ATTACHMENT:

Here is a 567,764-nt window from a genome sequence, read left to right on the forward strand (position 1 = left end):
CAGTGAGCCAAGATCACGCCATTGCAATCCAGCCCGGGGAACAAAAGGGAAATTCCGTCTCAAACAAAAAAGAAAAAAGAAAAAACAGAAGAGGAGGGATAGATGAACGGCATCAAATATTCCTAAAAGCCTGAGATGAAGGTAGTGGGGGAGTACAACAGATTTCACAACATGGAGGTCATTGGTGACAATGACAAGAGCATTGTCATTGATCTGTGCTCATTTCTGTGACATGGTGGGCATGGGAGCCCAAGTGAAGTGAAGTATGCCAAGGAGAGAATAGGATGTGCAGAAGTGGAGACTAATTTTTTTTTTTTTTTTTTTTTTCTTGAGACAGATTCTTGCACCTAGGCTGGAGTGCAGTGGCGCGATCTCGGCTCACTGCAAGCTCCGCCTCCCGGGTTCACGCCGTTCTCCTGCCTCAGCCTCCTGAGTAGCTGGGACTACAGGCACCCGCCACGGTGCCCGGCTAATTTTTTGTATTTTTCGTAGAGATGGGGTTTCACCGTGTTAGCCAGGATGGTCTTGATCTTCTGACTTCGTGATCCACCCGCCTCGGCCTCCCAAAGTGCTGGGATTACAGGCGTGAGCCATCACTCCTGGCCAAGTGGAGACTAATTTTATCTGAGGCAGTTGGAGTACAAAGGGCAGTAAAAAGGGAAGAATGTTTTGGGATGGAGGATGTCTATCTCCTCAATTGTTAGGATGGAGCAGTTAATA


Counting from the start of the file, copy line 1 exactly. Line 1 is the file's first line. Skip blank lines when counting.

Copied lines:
Here is a 567,764-nt window from a genome sequence, read left to right on the forward strand (position 1 = left end):